The most difficult for newcomers to forex to wrap their heads is how to read the quotes of currency pairs. After all, most of us are used to seeing one price for an item. For example, a piece of bread worth $ 2; a stock sells for $ 40.50 per share, etc. But in this case, we exchange one USD-currency for physical goods. Buying one currency with another can be a real headscratcher. However, this article will hopefully eliminate some of your confusion.
How currencies are traded
The currency traded in a currency pair. For example, a common currency pair is American Dollar and Japanese Yen is expressed as USD / JPY. The quote for this currency pair might look like this: USD / JPY 119.01 / 07. This shows the bid price of 119.01 (first number) and the asking price of 119.07. Then replace the last two digits of the first number with the number that appears after the slash.
The price of the offer tells you how many units of currency counter. Or the currency listed after the slash that you can get for one unit of the base currency. In this example, you can get 119.01 Japanese yen for one US dollar. The price requested tells you what unit of currency counter you need to get one unit of the base currency. In this case, market makers are willing to sell one US dollar for 119.07 Japanese yen.
If you have noticed, you must have noticed that market makers buy dollars worth 119.01 yen. Then you will sell it for 119.07. This “advantage” (the difference between supply and demand) is called a spread. Spreads are measured in pips. One pip is equal to each decimal point difference between the bid and ask, so in this case, the spread is four pips.
For another example, let’s look at the Euro-U.S. dollar pair (EUR / USD). First, note that the Euro is registered first. This means that it, not the US dollar, is the base currency. Normally, the US dollar is the base currency, but not when compared to the “Queen currency” of the United Kingdom pound (GBP), the Australian dollar (AUD), or the New Zealand dollar (NZD), or when compared to the Euro (EUR).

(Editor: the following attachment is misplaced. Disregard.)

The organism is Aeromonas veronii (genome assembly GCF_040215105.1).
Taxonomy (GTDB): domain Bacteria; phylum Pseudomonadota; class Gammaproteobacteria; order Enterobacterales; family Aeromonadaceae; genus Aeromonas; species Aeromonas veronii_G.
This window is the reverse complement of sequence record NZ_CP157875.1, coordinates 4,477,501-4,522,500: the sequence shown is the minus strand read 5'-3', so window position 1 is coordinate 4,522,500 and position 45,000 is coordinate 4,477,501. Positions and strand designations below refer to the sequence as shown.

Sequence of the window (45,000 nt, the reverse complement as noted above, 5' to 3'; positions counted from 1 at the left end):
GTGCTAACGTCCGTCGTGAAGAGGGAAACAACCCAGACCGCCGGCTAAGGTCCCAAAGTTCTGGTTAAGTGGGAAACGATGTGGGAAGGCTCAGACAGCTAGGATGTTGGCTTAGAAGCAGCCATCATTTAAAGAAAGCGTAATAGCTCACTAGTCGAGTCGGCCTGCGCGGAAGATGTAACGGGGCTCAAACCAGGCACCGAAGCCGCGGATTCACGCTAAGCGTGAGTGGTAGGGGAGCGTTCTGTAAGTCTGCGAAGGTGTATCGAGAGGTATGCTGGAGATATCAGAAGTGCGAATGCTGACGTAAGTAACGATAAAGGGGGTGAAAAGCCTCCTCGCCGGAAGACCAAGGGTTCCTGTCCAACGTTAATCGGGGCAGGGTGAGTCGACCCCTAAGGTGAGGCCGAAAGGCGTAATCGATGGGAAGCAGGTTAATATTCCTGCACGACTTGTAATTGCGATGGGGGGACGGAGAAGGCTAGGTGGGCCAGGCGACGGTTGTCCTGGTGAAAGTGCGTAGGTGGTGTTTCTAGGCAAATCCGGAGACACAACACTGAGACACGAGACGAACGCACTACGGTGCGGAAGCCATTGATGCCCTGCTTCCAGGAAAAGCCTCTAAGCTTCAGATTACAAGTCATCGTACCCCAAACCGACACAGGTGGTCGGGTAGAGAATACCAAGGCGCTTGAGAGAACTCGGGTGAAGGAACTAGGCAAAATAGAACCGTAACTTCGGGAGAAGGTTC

Ordinary Currency Pair
There are four “major” currency pairs: EUR / USD, USD / JPY, GBP / USD, and USD / CHF (GCHF = Swiss franc); and three “commodity” pairs: USD / CAD, AUD / USD, and NZD / USD (CAD = Canadian dollar). That’s a total of eight currencies, which are far easier to follow than more than 15,000 shares actively traded on the U.S. stock market.
You might also notice that currency pairs are mainly involved in US dollars. Each currency pair that does not use USD either as the base currency or the opponent’s currency is considered a cross currency. Examples might be EUR / JPY or GBP / CHF. It is important to note that not all forex brokers deal with all currency pairs. So if you have a particular strategy, it is important to make sure your broker makes a transaction in the pair you want to trade.
After you know how the pair works, and component components that are related to pairs. Then it’s time for you to look for a trading system that will help you analyze the market. On our site, a system that has been proven accurate, simple, with consistent profit, namely forex signal 30. This forex trading system uses indicators that do not repaint. So for beginner traders, this system can be easily followed. Of course to make profit cakes and green pips. This forex signal 30 trading system has been published since 2009 and has been used by thousands of forex traders throughout the world. It’s time for you to join the community of 30 signal forex users. And let’s hunt pips.